Saint Louis University

Student Spotlight: Ph.D. student balances full-time work, family and dissertation

saint louis university school of public health

Monday, July 9, 2012

As a registered dietitian, many would not expect Amy Knoblock-Hahn, MS, MPH, RD to have a full plate in front of her.

During the day, Knoblock-Hahn, 38, works full-time at the Veterans Affairs St. Louis Healthcare System, in the evening, she is busy caring for her husband and two children and at night, she is working away on her dissertation as a doctoral student at Saint Louis University. The last week of June was particularly newsworthy as she was awarded a $10,000 scholarship by the American Dietetic Association Foundation and celebrated her 12-year wedding anniversary.

"My work as a Ph.D. student is a challenge, but I also have had a lot of support along the way," Knoblock-Hahn said.

This marks the second year that Knoblock-Hahn has received a scholarship from the ADA Foundation. The Foundation, the largest provider of dietetic scholarships, awards more than $200,000 in funding every year to students of all levels of study. The number of scholarships given varies each year as individual awards can range anywhere from $500 to $10,000.

"Raising a family and having a mortgage makes it difficult to go back for higher education and this scholarship has made it a lot easier to pay for tuition and books each semester," Knoblock-Hahn said.

Knoblock-Hahn has been very active in pursuing further education since graduating in 1995 with a Bachelor of Science in nutrition and dietetics from Wayne State University in Detroit. In 1997, she received a Master of Science in nutrition and dietetics from Wayne State University and in 2008, Knoblock-Hahn completed a Masters of Public Health with a concentration in health behavior from SLU's School of Public Health. In 2009 she went back to SLU to begin work on her Ph.D. in public health nutrition.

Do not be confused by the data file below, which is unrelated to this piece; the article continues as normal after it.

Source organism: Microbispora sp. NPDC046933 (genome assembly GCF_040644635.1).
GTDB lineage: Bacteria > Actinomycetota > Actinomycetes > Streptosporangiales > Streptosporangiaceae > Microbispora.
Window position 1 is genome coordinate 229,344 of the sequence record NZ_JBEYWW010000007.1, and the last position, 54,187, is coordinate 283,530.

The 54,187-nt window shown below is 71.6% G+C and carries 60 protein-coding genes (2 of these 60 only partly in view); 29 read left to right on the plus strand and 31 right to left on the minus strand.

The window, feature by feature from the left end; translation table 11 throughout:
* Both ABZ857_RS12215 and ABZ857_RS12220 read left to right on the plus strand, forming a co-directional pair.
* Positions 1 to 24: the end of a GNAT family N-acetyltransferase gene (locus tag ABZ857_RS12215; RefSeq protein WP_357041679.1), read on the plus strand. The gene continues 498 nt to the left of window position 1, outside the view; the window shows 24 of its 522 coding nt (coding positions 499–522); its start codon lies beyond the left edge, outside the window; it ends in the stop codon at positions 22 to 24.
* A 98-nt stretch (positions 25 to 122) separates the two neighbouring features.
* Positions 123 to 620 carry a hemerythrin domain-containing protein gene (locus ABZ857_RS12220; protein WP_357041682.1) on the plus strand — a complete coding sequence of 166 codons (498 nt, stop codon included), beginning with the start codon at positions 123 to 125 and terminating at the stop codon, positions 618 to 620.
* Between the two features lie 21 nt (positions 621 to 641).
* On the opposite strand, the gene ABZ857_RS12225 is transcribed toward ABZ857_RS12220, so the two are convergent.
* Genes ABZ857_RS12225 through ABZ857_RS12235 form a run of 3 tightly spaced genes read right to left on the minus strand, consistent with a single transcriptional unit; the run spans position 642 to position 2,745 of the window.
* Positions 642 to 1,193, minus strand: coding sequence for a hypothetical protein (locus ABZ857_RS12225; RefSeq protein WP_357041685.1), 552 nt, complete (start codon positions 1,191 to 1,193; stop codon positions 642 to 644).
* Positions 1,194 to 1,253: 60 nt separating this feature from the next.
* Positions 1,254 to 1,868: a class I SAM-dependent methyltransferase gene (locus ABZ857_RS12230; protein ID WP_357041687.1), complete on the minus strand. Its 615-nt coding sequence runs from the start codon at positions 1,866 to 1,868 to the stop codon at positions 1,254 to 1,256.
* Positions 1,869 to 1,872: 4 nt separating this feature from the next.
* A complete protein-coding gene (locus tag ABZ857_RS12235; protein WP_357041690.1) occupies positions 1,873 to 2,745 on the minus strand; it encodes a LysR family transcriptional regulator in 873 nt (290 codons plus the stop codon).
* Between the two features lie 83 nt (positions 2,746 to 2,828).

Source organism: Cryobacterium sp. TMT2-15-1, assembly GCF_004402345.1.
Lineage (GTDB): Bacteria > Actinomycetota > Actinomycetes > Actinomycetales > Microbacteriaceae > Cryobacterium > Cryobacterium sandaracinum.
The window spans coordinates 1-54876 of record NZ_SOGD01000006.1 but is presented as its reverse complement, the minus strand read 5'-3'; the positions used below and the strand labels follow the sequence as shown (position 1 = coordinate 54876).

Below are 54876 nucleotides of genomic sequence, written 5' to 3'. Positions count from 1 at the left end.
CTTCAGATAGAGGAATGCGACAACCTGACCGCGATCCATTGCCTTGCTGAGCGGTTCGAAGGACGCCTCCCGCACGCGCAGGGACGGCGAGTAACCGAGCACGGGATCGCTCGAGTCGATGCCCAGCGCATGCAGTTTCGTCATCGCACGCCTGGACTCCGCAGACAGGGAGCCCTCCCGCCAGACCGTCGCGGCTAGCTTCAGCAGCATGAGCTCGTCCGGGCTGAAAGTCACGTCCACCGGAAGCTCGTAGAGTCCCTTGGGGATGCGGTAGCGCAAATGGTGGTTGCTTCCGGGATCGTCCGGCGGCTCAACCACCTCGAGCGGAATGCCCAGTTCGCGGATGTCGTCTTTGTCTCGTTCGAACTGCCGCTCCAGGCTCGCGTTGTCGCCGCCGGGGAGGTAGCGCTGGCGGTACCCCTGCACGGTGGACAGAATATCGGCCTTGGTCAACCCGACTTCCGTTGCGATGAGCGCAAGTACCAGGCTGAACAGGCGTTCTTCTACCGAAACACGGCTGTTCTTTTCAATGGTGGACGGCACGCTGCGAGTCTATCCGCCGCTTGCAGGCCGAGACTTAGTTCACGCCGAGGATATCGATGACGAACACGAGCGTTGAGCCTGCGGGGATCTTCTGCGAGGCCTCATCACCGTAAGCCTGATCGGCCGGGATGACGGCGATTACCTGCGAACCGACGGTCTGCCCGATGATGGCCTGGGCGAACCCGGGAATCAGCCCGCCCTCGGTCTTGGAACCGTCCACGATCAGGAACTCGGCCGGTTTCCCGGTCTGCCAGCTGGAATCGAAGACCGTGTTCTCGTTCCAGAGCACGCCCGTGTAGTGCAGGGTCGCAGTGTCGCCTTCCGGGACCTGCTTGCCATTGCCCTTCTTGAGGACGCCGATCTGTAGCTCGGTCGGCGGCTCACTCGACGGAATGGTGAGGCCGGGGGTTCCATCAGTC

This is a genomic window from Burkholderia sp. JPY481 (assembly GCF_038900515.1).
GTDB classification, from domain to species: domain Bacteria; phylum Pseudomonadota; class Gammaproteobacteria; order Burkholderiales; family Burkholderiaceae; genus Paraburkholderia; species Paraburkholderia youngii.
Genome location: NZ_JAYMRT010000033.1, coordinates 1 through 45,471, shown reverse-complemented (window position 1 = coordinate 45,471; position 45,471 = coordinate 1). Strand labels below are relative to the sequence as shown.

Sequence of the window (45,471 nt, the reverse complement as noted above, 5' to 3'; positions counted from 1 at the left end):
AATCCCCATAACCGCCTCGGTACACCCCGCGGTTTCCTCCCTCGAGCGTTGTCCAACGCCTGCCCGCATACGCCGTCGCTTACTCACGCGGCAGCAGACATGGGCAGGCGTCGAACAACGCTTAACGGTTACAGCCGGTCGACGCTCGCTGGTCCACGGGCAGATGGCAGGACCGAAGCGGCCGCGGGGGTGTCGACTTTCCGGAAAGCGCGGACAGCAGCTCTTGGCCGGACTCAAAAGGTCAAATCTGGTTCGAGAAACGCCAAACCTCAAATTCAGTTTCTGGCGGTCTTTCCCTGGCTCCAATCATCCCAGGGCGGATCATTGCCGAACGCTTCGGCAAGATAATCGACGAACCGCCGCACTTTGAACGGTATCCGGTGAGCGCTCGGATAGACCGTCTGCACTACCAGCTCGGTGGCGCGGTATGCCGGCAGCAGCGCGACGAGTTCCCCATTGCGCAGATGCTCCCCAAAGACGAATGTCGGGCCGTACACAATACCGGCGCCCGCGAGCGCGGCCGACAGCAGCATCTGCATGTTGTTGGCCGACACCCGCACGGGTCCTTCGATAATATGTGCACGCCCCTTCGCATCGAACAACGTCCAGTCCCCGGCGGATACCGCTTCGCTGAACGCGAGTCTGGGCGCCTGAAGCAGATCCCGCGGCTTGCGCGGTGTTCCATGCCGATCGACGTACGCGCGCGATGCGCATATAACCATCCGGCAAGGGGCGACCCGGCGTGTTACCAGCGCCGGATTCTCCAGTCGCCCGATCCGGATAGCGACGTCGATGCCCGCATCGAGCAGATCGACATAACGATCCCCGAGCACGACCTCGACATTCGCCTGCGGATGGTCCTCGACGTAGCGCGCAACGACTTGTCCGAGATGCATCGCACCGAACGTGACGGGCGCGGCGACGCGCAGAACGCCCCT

"I have always had an interest on the nutrition side and my calling has been toward making people healthier," Knoblock said. "Public health is always why I wanted to get into dietetics and going to SLU for public health was one of the best decisions of my life."

Knoblock-Hahn is currently in "data collection mode" as she crafts her dissertation in anticipation of a fall 2013 graduation. Her dissertation focuses on childhood obesity and the support tools needed for overweight and obese adolescents.

Part of her research is to explore the development of a tool for adolescents that can help develop a continuation of weight loss programs. In June, Knoblock-Hahn took her research a step further as she applied for the Lifestyle Interventions for Childhood Overweight and Obesity Prevention Grant through the Academy of Nutrition and Dietetics Foundation. If awarded, the $35,000 grant would allow her to develop prototypes of an App for mobile phones and tablets that would provide an extra tool for weight loss programs.

"A lot of my motivation comes from the fact that I can see how my dissertation would support public health work that I am doing at the VA," Knoblock-Hahn said. "I feel like I am really living and breathing public health with my work and my research."

Knoblock-Hahn has been a registered dietitian, working with patients in a variety of clinical settings, since 1997. She began at the St. Louis VA Medical Center in 2001 when she started as the Dietetic Internship Director. She is now the Health Promotion and Disease Prevention Program Manager at the VA and is very excited for the opportunities her doctoral degree will grant her.

"My degrees from SLU will really open up a lot of new opportunities and I am excited to further contribute to the field of public health and nutrition," Knoblock-Hahn said.

Jonathan Ernst

Higher purpose. Greater good.
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